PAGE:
27 Oswald-26 where high density, walkability, and transit oriented design are suggested will alter existing community and neighborhood infrastructure. Regardless of the sector, there is a strong link between successful mitigation and supporting adaptation practices. In order to reduce a system s impact on climate change, the system must be capable of changing to the extent necessary to support the reduction measure. Adaptation Initiatives The majority of climate change adaptation initiatives in the United States are in their earliest stages (Pew Center on Global Climate Change, 2009). In contrast, other countries have taken a leading role in proactive adaptation efforts to decrease system vulnerability and increase resilience to impacts (McNeil, 2009). Therefore, these countries serve as examples of how adaptation actions can be implemented as well as integrated into policy making. Global Efforts Global adaptation initiatives stem from the United Nations Framework on Climate Change (UNFCC) which is an international treaty that originally focused on mitigation strategies and more recently recognizes adaptation as a major component of climate change response (UNFCC, n/d). Building on the findings of another global organization (the IPCC) the UNFCC believes that an enhancement of adaptation efforts is required since accumulated historical emissions have already committed the Earth to some level of warming and that the impacts of this warming are already being felt (UNFCC, n/d). In response, in 2004 the UNFCC set up two tracks for adaptation efforts (UNFCC, n/d): 1. Development of a structured program of work on the scientific, technical, and socio-economic aspects of vulnerability and adaptation to climate change in the Subsidiary Body for Scientific and Technological Advice (SBSTA).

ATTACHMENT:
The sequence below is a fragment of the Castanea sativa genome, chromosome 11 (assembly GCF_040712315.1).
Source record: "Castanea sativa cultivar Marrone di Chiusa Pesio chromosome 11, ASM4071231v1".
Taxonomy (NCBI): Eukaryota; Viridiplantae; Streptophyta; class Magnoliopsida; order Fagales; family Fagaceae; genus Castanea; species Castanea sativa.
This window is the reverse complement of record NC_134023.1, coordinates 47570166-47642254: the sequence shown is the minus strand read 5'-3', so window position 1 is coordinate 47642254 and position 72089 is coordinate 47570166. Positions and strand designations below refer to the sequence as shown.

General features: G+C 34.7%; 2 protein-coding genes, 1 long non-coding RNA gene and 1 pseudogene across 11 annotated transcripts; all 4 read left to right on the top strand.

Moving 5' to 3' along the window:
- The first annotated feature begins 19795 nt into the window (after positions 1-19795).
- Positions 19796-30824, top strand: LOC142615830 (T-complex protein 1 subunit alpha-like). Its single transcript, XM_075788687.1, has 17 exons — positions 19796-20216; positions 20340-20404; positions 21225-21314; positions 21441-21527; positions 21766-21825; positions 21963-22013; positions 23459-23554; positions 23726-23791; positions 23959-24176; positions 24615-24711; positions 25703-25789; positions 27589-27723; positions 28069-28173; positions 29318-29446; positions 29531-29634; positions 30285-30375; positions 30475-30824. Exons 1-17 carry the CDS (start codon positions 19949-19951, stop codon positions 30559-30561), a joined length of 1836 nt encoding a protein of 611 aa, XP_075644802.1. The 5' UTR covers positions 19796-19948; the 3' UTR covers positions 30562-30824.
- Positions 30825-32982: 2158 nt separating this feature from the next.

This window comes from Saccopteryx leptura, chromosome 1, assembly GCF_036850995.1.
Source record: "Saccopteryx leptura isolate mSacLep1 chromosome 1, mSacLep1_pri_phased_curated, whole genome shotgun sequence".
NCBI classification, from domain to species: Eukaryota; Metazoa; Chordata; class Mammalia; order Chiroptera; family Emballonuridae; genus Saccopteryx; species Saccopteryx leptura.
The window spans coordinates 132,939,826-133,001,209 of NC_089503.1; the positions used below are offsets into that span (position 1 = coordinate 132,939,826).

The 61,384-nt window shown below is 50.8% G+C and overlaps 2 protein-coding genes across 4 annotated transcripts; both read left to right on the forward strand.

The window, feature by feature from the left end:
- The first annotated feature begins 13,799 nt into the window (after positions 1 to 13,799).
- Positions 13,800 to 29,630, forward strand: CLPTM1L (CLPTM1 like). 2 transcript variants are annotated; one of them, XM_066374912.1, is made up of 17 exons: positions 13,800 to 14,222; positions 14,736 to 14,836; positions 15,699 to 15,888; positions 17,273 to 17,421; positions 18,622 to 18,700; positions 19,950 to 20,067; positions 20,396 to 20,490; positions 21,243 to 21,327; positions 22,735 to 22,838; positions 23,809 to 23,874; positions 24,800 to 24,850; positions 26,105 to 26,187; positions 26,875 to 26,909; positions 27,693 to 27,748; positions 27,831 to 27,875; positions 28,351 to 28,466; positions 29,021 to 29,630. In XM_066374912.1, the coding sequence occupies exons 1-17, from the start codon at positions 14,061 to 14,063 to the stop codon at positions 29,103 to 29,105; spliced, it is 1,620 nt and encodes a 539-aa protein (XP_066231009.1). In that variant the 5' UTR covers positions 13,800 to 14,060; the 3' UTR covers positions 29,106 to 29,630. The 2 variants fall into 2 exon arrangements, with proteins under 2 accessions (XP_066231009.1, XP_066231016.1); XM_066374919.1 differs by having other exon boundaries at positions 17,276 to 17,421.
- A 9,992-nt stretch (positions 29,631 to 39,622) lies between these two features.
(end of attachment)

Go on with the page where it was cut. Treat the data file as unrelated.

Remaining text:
28 Oswald Adoption of concrete implementation measures for furthering information and methodologies, concrete adaptation activities, technology transfer and capacitybuilding under the Subsidiary Body for Implementation (SBI). The UNFCC continues to channel funds to adaptation projects as well as focuses on research and development through the dissemination of knowledge at expert meetings, workshops and reports. The Pew Center on Global Climate Change is a collaboration of scientists, business leaders, policy makers, and experts on climate change that are taking a leading role in addressing the issue of adaptation at all geographic scales. They focus on the need for funding, information dissemination, capacity building, and development of proactive and reactive approaches for vulnerable countries (McNeil, 2009). Reports on the role of climate change from a state, local, national, and global perspective serve as an exemplary direction for how to respond to the longterm costs of climate change impacts (Pew Center on Global Climate Change, 2009). Another global organization that focuses on the local scale is the ICLEI (International Council on Local Environmental Intiatives)-Local Governments for Sustainability which specializes in both mitigation and adaptation support. Their mission is to work with local governments to build resiliency to climate impacts throughout the world (ICLEI-Local Governments for Sustainability, 2008). Currently over 250 localities in the United States as well as over 1,000 worldwide have made commitments to sustainable development and climate protection (University of Washington and King County, 2007). International Efforts Many countries are realizing the importance of climate change adaptation within the scope of protecting and reducing vulnerabilities, in addition to supporting mitigation. Therefore, initiatives, policies, decision support tools, and databases are being developed and serve as examples for future adaptation practice. The following is a list of countries and a brief description of their contributions to climate change adaptation.